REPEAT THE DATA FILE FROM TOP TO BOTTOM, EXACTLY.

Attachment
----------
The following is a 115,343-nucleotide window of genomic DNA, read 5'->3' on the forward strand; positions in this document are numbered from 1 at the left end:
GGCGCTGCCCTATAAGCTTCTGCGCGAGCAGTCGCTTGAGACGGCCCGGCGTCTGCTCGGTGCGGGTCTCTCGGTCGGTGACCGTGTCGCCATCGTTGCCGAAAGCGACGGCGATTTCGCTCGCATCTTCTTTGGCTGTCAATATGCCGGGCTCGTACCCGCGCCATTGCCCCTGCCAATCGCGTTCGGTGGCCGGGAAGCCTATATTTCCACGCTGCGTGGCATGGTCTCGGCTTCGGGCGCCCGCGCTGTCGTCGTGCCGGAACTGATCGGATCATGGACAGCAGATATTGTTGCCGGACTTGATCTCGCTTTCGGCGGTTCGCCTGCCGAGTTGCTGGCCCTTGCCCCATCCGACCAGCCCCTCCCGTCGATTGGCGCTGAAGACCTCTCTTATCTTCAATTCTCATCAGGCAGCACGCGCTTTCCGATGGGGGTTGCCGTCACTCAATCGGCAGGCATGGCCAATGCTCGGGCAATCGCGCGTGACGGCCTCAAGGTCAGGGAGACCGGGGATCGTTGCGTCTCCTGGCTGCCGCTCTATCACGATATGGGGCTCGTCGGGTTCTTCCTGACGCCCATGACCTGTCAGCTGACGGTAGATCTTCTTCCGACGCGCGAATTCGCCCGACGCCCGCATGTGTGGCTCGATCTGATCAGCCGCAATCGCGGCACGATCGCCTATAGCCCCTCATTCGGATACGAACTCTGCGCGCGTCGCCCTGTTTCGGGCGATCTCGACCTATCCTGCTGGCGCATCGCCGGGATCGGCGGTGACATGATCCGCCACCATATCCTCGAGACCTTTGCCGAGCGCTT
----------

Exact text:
The following is a 115,343-nucleotide window of genomic DNA, read 5'->3' on the forward strand; positions in this document are numbered from 1 at the left end:
GGCGCTGCCCTATAAGCTTCTGCGCGAGCAGTCGCTTGAGACGGCCCGGCGTCTGCTCGGTGCGGGTCTCTCGGTCGGTGACCGTGTCGCCATCGTTGCCGAAAGCGACGGCGATTTCGCTCGCATCTTCTTTGGCTGTCAATATGCCGGGCTCGTACCCGCGCCATTGCCCCTGCCAATCGCGTTCGGTGGCCGGGAAGCCTATATTTCCACGCTGCGTGGCATGGTCTCGGCTTCGGGCGCCCGCGCTGTCGTCGTGCCGGAACTGATCGGATCATGGACAGCAGATATTGTTGCCGGACTTGATCTCGCTTTCGGCGGTTCGCCTGCCGAGTTGCTGGCCCTTGCCCCATCCGACCAGCCCCTCCCGTCGATTGGCGCTGAAGACCTCTCTTATCTTCAATTCTCATCAGGCAGCACGCGCTTTCCGATGGGGGTTGCCGTCACTCAATCGGCAGGCATGGCCAATGCTCGGGCAATCGCGCGTGACGGCCTCAAGGTCAGGGAGACCGGGGATCGTTGCGTCTCCTGGCTGCCGCTCTATCACGATATGGGGCTCGTCGGGTTCTTCCTGACGCCCATGACCTGTCAGCTGACGGTAGATCTTCTTCCGACGCGCGAATTCGCCCGACGCCCGCATGTGTGGCTCGATCTGATCAGCCGCAATCGCGGCACGATCGCCTATAGCCCCTCATTCGGATACGAACTCTGCGCGCGTCGCCCTGTTTCGGGCGATCTCGACCTATCCTGCTGGCGCATCGCCGGGATCGGCGGTGACATGATCCGCCACCATATCCTCGAGACCTTTGCCGAGCGCTT